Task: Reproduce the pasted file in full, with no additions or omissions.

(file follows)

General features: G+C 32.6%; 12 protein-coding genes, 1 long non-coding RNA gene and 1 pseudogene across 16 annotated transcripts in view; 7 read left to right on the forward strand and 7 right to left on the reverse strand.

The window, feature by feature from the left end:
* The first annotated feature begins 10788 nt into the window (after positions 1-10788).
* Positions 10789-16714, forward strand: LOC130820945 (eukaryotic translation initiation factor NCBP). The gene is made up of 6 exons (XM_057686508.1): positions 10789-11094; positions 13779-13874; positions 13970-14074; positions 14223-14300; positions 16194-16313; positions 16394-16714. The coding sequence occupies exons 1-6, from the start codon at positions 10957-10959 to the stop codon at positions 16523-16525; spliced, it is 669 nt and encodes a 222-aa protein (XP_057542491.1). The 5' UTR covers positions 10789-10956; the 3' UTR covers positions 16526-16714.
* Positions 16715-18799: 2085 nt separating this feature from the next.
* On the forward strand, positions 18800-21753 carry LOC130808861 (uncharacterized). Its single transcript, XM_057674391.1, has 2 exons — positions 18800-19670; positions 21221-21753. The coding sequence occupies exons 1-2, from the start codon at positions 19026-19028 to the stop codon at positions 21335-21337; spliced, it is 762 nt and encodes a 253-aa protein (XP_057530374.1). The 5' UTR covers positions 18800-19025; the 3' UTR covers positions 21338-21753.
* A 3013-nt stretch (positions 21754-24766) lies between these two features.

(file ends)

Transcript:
General features: G+C 32.6%; 12 protein-coding genes, 1 long non-coding RNA gene and 1 pseudogene across 16 annotated transcripts in view; 7 read left to right on the forward strand and 7 right to left on the reverse strand.

The window, feature by feature from the left end:
* The first annotated feature begins 10788 nt into the window (after positions 1-10788).
* Positions 10789-16714, forward strand: LOC130820945 (eukaryotic translation initiation factor NCBP). The gene is made up of 6 exons (XM_057686508.1): positions 10789-11094; positions 13779-13874; positions 13970-14074; positions 14223-14300; positions 16194-16313; positions 16394-16714. The coding sequence occupies exons 1-6, from the start codon at positions 10957-10959 to the stop codon at positions 16523-16525; spliced, it is 669 nt and encodes a 222-aa protein (XP_057542491.1). The 5' UTR covers positions 10789-10956; the 3' UTR covers positions 16526-16714.
* Positions 16715-18799: 2085 nt separating this feature from the next.
* On the forward strand, positions 18800-21753 carry LOC130808861 (uncharacterized). Its single transcript, XM_057674391.1, has 2 exons — positions 18800-19670; positions 21221-21753. The coding sequence occupies exons 1-2, from the start codon at positions 19026-19028 to the stop codon at positions 21335-21337; spliced, it is 762 nt and encodes a 253-aa protein (XP_057530374.1). The 5' UTR covers positions 18800-19025; the 3' UTR covers positions 21338-21753.
* A 3013-nt stretch (positions 21754-24766) lies between these two features.